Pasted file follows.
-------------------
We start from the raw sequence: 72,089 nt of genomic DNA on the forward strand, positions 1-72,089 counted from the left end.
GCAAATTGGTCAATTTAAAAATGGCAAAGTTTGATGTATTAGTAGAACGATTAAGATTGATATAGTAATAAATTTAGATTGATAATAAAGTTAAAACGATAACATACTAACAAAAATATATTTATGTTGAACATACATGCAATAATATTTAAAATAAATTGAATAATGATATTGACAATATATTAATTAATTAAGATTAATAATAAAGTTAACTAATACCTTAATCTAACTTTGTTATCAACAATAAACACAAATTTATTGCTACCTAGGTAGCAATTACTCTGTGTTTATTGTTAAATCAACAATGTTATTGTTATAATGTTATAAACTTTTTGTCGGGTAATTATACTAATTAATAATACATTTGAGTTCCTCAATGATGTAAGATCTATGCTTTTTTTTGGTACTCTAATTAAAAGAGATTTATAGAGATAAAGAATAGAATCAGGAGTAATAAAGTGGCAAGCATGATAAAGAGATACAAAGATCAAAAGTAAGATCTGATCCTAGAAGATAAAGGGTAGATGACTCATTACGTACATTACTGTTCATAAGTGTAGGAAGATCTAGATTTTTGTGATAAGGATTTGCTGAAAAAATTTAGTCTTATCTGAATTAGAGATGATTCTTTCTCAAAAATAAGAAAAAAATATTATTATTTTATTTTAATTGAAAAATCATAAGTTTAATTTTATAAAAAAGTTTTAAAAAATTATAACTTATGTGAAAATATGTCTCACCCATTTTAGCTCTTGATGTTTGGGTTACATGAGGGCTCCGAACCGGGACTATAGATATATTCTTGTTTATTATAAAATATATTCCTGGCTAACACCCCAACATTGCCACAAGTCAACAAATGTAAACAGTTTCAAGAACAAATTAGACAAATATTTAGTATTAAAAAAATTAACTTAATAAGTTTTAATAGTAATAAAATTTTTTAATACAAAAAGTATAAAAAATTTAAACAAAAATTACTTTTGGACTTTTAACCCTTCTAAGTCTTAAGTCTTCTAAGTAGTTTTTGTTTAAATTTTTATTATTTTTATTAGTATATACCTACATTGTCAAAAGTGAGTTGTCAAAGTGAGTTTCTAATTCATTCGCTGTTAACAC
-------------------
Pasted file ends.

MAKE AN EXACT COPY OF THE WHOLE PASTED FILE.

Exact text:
We start from the raw sequence: 72,089 nt of genomic DNA on the forward strand, positions 1-72,089 counted from the left end.
GCAAATTGGTCAATTTAAAAATGGCAAAGTTTGATGTATTAGTAGAACGATTAAGATTGATATAGTAATAAATTTAGATTGATAATAAAGTTAAAACGATAACATACTAACAAAAATATATTTATGTTGAACATACATGCAATAATATTTAAAATAAATTGAATAATGATATTGACAATATATTAATTAATTAAGATTAATAATAAAGTTAACTAATACCTTAATCTAACTTTGTTATCAACAATAAACACAAATTTATTGCTACCTAGGTAGCAATTACTCTGTGTTTATTGTTAAATCAACAATGTTATTGTTATAATGTTATAAACTTTTTGTCGGGTAATTATACTAATTAATAATACATTTGAGTTCCTCAATGATGTAAGATCTATGCTTTTTTTTGGTACTCTAATTAAAAGAGATTTATAGAGATAAAGAATAGAATCAGGAGTAATAAAGTGGCAAGCATGATAAAGAGATACAAAGATCAAAAGTAAGATCTGATCCTAGAAGATAAAGGGTAGATGACTCATTACGTACATTACTGTTCATAAGTGTAGGAAGATCTAGATTTTTGTGATAAGGATTTGCTGAAAAAATTTAGTCTTATCTGAATTAGAGATGATTCTTTCTCAAAAATAAGAAAAAAATATTATTATTTTATTTTAATTGAAAAATCATAAGTTTAATTTTATAAAAAAGTTTTAAAAAATTATAACTTATGTGAAAATATGTCTCACCCATTTTAGCTCTTGATGTTTGGGTTACATGAGGGCTCCGAACCGGGACTATAGATATATTCTTGTTTATTATAAAATATATTCCTGGCTAACACCCCAACATTGCCACAAGTCAACAAATGTAAACAGTTTCAAGAACAAATTAGACAAATATTTAGTATTAAAAAAATTAACTTAATAAGTTTTAATAGTAATAAAATTTTTTAATACAAAAAGTATAAAAAATTTAAACAAAAATTACTTTTGGACTTTTAACCCTTCTAAGTCTTAAGTCTTCTAAGTAGTTTTTGTTTAAATTTTTATTATTTTTATTAGTATATACCTACATTGTCAAAAGTGAGTTGTCAAAGTGAGTTTCTAATTCATTCGCTGTTAACAC